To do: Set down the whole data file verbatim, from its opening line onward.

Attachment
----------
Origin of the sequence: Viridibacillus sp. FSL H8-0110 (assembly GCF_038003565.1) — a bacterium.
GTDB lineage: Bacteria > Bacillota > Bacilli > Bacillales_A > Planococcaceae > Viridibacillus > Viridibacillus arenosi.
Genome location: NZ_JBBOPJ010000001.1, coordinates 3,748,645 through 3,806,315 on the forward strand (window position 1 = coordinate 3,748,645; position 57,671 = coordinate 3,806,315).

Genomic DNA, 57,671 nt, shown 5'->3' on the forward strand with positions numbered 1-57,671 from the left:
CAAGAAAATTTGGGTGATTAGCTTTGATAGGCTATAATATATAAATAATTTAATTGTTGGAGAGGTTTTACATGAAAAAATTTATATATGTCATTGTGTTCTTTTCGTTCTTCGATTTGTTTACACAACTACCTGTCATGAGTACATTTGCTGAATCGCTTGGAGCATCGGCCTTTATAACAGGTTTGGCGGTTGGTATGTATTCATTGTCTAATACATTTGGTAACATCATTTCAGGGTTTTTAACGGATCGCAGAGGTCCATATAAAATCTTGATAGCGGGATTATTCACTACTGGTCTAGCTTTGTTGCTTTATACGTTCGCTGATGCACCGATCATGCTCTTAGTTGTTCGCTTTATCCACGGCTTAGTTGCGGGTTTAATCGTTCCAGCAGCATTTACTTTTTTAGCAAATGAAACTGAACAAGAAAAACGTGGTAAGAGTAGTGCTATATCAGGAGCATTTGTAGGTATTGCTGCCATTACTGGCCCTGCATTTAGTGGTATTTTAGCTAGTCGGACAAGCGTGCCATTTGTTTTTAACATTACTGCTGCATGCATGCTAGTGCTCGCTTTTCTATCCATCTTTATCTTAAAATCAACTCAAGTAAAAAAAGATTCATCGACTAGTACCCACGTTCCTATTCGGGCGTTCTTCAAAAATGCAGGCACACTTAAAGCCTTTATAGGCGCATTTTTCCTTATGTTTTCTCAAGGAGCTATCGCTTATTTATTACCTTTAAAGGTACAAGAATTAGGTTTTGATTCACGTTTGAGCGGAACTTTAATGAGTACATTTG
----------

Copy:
Origin of the sequence: Viridibacillus sp. FSL H8-0110 (assembly GCF_038003565.1) — a bacterium.
GTDB lineage: Bacteria > Bacillota > Bacilli > Bacillales_A > Planococcaceae > Viridibacillus > Viridibacillus arenosi.
Genome location: NZ_JBBOPJ010000001.1, coordinates 3,748,645 through 3,806,315 on the forward strand (window position 1 = coordinate 3,748,645; position 57,671 = coordinate 3,806,315).

Genomic DNA, 57,671 nt, shown 5'->3' on the forward strand with positions numbered 1-57,671 from the left:
CAAGAAAATTTGGGTGATTAGCTTTGATAGGCTATAATATATAAATAATTTAATTGTTGGAGAGGTTTTACATGAAAAAATTTATATATGTCATTGTGTTCTTTTCGTTCTTCGATTTGTTTACACAACTACCTGTCATGAGTACATTTGCTGAATCGCTTGGAGCATCGGCCTTTATAACAGGTTTGGCGGTTGGTATGTATTCATTGTCTAATACATTTGGTAACATCATTTCAGGGTTTTTAACGGATCGCAGAGGTCCATATAAAATCTTGATAGCGGGATTATTCACTACTGGTCTAGCTTTGTTGCTTTATACGTTCGCTGATGCACCGATCATGCTCTTAGTTGTTCGCTTTATCCACGGCTTAGTTGCGGGTTTAATCGTTCCAGCAGCATTTACTTTTTTAGCAAATGAAACTGAACAAGAAAAACGTGGTAAGAGTAGTGCTATATCAGGAGCATTTGTAGGTATTGCTGCCATTACTGGCCCTGCATTTAGTGGTATTTTAGCTAGTCGGACAAGCGTGCCATTTGTTTTTAACATTACTGCTGCATGCATGCTAGTGCTCGCTTTTCTATCCATCTTTATCTTAAAATCAACTCAAGTAAAAAAAGATTCATCGACTAGTACCCACGTTCCTATTCGGGCGTTCTTCAAAAATGCAGGCACACTTAAAGCCTTTATAGGCGCATTTTTCCTTATGTTTTCTCAAGGAGCTATCGCTTATTTATTACCTTTAAAGGTACAAGAATTAGGTTTTGATTCACGTTTGAGCGGAACTTTAATGAGTACATTTG